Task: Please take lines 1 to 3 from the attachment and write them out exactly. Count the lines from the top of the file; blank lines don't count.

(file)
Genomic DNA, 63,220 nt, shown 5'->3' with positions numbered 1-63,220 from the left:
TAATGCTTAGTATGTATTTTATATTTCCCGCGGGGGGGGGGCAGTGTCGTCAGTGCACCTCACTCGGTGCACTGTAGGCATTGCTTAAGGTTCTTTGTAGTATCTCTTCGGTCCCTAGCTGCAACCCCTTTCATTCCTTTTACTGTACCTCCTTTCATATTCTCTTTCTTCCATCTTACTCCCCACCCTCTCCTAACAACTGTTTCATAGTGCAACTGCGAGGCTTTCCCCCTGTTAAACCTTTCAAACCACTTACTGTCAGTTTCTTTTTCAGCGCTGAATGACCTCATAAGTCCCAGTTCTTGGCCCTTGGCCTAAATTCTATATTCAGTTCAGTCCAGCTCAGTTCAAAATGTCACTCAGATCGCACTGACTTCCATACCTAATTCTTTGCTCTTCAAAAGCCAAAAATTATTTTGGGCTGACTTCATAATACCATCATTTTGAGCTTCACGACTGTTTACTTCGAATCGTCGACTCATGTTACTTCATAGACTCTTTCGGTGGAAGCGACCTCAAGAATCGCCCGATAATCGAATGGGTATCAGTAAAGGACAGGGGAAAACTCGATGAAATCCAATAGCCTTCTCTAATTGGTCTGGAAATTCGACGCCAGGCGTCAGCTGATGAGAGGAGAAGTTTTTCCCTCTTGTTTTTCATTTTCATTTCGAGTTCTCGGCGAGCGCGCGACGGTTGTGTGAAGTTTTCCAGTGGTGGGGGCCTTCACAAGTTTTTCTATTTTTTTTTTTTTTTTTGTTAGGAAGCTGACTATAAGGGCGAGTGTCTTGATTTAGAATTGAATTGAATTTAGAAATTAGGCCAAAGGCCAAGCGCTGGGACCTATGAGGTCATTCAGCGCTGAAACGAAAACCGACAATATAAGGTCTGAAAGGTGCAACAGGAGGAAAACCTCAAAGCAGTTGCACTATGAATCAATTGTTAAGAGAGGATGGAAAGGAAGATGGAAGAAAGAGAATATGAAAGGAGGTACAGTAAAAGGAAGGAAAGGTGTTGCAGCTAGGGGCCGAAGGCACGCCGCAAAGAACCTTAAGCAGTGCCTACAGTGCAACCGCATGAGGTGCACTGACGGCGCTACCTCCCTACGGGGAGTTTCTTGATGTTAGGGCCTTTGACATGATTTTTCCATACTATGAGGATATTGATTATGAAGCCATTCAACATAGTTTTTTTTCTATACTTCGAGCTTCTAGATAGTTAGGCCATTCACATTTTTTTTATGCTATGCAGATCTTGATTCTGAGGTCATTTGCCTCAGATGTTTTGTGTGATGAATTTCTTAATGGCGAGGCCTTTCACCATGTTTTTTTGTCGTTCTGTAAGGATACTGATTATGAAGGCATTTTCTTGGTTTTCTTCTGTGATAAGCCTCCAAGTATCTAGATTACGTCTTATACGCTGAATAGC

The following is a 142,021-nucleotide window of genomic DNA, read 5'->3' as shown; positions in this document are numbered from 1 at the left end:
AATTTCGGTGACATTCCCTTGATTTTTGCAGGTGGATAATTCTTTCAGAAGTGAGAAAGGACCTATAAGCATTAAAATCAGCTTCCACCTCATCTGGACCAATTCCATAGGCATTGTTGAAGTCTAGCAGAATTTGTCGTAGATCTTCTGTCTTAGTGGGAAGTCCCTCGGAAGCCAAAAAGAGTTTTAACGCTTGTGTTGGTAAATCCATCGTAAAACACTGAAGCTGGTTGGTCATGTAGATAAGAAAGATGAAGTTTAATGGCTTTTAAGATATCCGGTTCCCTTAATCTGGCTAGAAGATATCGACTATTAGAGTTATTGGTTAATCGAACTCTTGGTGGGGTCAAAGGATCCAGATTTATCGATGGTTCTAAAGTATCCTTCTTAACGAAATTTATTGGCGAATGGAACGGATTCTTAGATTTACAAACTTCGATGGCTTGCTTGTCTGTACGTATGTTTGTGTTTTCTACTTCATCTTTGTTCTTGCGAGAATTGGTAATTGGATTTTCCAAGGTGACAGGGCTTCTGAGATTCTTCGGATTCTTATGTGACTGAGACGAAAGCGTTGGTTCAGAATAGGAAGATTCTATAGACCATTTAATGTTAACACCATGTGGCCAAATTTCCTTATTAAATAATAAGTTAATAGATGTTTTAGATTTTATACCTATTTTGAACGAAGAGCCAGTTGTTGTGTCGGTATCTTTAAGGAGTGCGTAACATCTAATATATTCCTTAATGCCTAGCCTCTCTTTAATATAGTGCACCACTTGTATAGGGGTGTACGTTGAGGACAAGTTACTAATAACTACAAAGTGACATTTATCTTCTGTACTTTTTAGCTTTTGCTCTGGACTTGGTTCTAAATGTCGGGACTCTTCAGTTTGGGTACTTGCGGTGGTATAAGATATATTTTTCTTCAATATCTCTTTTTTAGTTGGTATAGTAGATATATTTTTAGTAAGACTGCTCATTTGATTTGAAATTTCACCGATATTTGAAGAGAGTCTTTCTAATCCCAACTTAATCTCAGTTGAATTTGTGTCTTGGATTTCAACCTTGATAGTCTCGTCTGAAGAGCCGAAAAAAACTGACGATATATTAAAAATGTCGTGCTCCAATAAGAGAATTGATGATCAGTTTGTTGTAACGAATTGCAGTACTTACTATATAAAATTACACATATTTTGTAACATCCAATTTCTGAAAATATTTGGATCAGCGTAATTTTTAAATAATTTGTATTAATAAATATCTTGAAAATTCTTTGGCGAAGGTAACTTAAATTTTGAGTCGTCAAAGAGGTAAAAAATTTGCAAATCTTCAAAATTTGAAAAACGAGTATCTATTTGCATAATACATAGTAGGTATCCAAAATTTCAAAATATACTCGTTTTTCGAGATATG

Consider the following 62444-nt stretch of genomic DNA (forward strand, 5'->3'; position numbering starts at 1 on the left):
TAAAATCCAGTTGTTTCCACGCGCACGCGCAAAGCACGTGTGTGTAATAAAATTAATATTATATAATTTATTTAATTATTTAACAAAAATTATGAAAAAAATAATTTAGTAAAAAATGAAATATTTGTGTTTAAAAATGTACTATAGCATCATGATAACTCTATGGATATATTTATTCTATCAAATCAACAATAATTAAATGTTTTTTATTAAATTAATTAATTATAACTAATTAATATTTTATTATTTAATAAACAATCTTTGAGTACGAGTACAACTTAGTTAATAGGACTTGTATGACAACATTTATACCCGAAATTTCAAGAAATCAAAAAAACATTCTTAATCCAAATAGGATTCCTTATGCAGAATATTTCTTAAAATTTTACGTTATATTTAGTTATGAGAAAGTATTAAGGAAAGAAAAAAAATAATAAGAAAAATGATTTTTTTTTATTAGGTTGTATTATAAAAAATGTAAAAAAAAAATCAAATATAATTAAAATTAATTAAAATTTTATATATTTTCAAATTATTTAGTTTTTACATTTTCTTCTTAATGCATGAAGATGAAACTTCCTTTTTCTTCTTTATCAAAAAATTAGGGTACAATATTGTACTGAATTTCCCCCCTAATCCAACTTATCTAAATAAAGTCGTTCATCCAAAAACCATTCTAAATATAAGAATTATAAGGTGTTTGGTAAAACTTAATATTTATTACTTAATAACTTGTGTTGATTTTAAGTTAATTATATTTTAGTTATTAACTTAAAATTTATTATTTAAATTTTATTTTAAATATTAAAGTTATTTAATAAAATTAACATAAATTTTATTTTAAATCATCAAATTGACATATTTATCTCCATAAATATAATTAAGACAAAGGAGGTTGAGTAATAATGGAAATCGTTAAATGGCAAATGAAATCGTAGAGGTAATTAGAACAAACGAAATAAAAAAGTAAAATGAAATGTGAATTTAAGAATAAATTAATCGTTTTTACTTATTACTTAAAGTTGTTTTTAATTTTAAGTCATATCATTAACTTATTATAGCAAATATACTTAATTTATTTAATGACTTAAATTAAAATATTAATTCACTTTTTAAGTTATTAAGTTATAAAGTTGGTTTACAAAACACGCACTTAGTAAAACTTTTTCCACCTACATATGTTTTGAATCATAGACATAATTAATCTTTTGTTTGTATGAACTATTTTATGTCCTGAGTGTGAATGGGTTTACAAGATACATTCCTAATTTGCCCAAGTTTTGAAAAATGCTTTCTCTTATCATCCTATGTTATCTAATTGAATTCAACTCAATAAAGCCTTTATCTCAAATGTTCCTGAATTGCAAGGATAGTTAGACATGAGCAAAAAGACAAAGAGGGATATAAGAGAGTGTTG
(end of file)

Genomic DNA, 63,220 nt, shown 5'->3' with positions numbered 1-63,220 from the left:
TAATGCTTAGTATGTATTTTATATTTCCCGCGGGGGGGGGGCAGTGTCGTCAGTGCACCTCACTCGGTGCACTGTAGGCATTGCTTAAGGTTCTTTGTAGTATCTCTTCGGTCCCTAGCTGCAACCCCTTTCATTCCTTTTACTGTACCTCCTTTCATATTCTCTTTCTTCCATCTTACTCCCCACCCTCTCCTAACAACTGTTTCATAGTGCAACTGCGAGGCTTTCCCCCTGTTAAACCTTTCAAACCACTTACTGTCAGTTTCTTTTTCAGCGCTGAATGACCTCATAAGTCCCAGTTCTTGGCCCTTGGCCTAAATTCTATATTCAGTTCAGTCCAGCTCAGTTCAAAATGTCACTCAGATCGCACTGACTTCCATACCTAATTCTTTGCTCTTCAAAAGCCAAAAATTATTTTGGGCTGACTTCATAATACCATCATTTTGAGCTTCACGACTGTTTACTTCGAATCGTCGACTCATGTTACTTCATAGACTCTTTCGGTGGAAGCGACCTCAAGAATCGCCCGATAATCGAATGGGTATCAGTAAAGGACAGGGGAAAACTCGATGAAATCCAATAGCCTTCTCTAATTGGTCTGGAAATTCGACGCCAGGCGTCAGCTGATGAGAGGAGAAGTTTTTCCCTCTTGTTTTTCATTTTCATTTCGAGTTCTCGGCGAGCGCGCGACGGTTGTGTGAAGTTTTCCAGTGGTGGGGGCCTTCACAAGTTTTTCTATTTTTTTTTTTTTTTTTGTTAGGAAGCTGACTATAAGGGCGAGTGTCTTGATTTAGAATTGAATTGAATTTAGAAATTAGGCCAAAGGCCAAGCGCTGGGACCTATGAGGTCATTCAGCGCTGAAACGAAAACCGACAATATAAGGTCTGAAAGGTGCAACAGGAGGAAAACCTCAAAGCAGTTGCACTATGAATCAATTGTTAAGAGAGGATGGAAAGGAAGATGGAAGAAAGAGAATATGAAAGGAGGTACAGTAAAAGGAAGGAAAGGTGTTGCAGCTAGGGGCCGAAGGCACGCCGCAAAGAACCTTAAGCAGTGCCTACAGTGCAACCGCATGAGGTGCACTGACGGCGCTACCTCCCTACGGGGAGTTTCTTGATGTTAGGGCCTTTGACATGATTTTTCCATACTATGAGGATATTGATTATGAAGCCATTCAACATAGTTTTTTTTCTATACTTCGAGCTTCTAGATAGTTAGGCCATTCACATTTTTTTTATGCTATGCAGATCTTGATTCTGAGGTCATTTGCCTCAGATGTTTTGTGTGATGAATTTCTTAATGGCGAGGCCTTTCACCATGTTTTTTTGTCGTTCTGTAAGGATACTGATTATGAAGGCATTTTCTTGGTTTTCTTCTGTGATAAGCCTCCAAGTATCTAGATTACGTCTTATACGCTGAATAGC

The following is a 142,021-nucleotide window of genomic DNA, read 5'->3' as shown; positions in this document are numbered from 1 at the left end: